There may be other things about the harbor porpoise that cause it to elicit aggression from other dolphins (orcas are the largest dolphin species, even though because of their size they are referred to as whales). Bottlenose dolphins are known to kill harbor porpoises, and it is thought that the porpoises compete for increasingly scarce food in those cases. Another theory is that the dolphins mistake the porpoises for young bottlenose dolphins, and accidentally kill the porpoises instead of babies of their own species. (The dolphins are thought to kill the babies of their own species, though no one knows for sure why this occurs. You can find more information on this phenomenon here. This seems unlikely, given the fact that dolphins have sophisticated sonar that allows them to even tell different types of fish apart. And given the dolphins’ promiscuous lifestyle, how would the males know they are not killing their own offspring?).

Harbor porpoises are also known to interbreed with Dall’s porpoises, at least locally, and these hybrid animals are occasionally seen swimming with groups of Dall’s. The fact that these hybrids have not been seen with harbor porpoise females implies that it is the male harbor porpoises which mate with the female Dall’s, and not the other way around, although we can’t be certain of that at this point. At any rate, these two species, with divergent lifestyles, clearly mingle, and it may be the case that at least the male harbor porpoise’s behavior may be tied into the aggression with some dolphin species.

Black and white Dall’s porpoise with gray hybrid (Photo by Jim Maya)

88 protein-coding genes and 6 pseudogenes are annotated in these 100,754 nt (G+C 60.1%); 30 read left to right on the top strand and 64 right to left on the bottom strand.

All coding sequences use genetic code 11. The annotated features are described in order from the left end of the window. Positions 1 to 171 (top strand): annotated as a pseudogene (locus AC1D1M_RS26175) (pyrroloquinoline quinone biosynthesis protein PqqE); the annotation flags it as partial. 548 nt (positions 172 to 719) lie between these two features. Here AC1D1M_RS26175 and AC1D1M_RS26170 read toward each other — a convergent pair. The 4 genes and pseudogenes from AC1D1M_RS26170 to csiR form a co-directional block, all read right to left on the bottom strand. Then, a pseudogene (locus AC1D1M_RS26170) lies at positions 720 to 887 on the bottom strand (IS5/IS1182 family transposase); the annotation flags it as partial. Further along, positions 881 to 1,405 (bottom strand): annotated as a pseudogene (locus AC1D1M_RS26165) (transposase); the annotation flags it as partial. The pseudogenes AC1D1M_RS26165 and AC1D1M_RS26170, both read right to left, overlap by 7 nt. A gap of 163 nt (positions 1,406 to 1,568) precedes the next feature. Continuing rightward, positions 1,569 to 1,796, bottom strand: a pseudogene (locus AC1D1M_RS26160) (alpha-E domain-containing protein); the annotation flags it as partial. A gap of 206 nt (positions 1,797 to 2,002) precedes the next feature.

Perhaps it is lack of communication. Going back to the recent discovery that various different species may be able to communicate on some level with each other (earlier post) it may turn out that there is just a communication breakdown somewhere along the line. Harbor porpoises don’t communicate with whistles like most other dolphins and porpoises, but instead use only echolocation clicks:

Our results provide strong evidence that porpoises communicate acoustically using specific patterns of clicks with source properties comparable to normal echolocation clicks, and
that they employ stereotyped aggressive click patterns, exposing conspecifics to received levels of up to 180 dB re 1 Pa (pp). The measured source properties render estimated active spaces of less than 1000 meters for porpoises’ communication sounds. Compared to other cetaceans, porpoises must therefore remain much closer to be able to
communicate acoustically.


A disparate selection of toothed whales (Odontoceti) share striking features of their acoustic repertoires including the absence of whistles and high frequency but weak (low peak-to-peak source level) clicks that have a relatively long duration and a narrow bandwidth. The non-whistling, high frequency click species include members of the family Phocoenidae, members of one genus of delphinids, Cephalorhynchus, the pygmy sperm whale, Kogia breviceps, and apparently the sole member of the family Pontoporiidae. Our review supports the ‘acoustic crypsis’ hypothesis that killer whale predation risk was the primary selective factor favouring an echolocation and communication system in cephalorhynchids, phocoenids and possibly Pontoporiidae and Kogiidae restricted to sounds that killer whales hear poorly or not at all (< 2 and > 100 kHz).

What this all means is that harbor porpoises use relatively intense sound, they have to be fairly close when they communicate, and they use sound aggressively. They can use sound that the orcas can hear, or outside the orcas’ hearing range, and that this evolved specifically as a response to predation by the orcas.

Given that the harbor porpoises don’t use the whistles that identify orcas and most other dolphins and porpoises to each other, chances are they can’t tell the fish-eating Southern Resident orcas from the porpoise-eating Transient orcas. If that is so, the porpoises may occasionally be taken by surprise when the Resident orcas are nearby, and launch themselves into a defense strategy designed to distract what they perceive to be a predator (and one that is thought to have shaped the evolutionary biology of the porpoise at that) at close range…with unfortunate consequences.

The problem may be that, coupled with the harbor porpoises’ basic biology, they just don’t understand the language.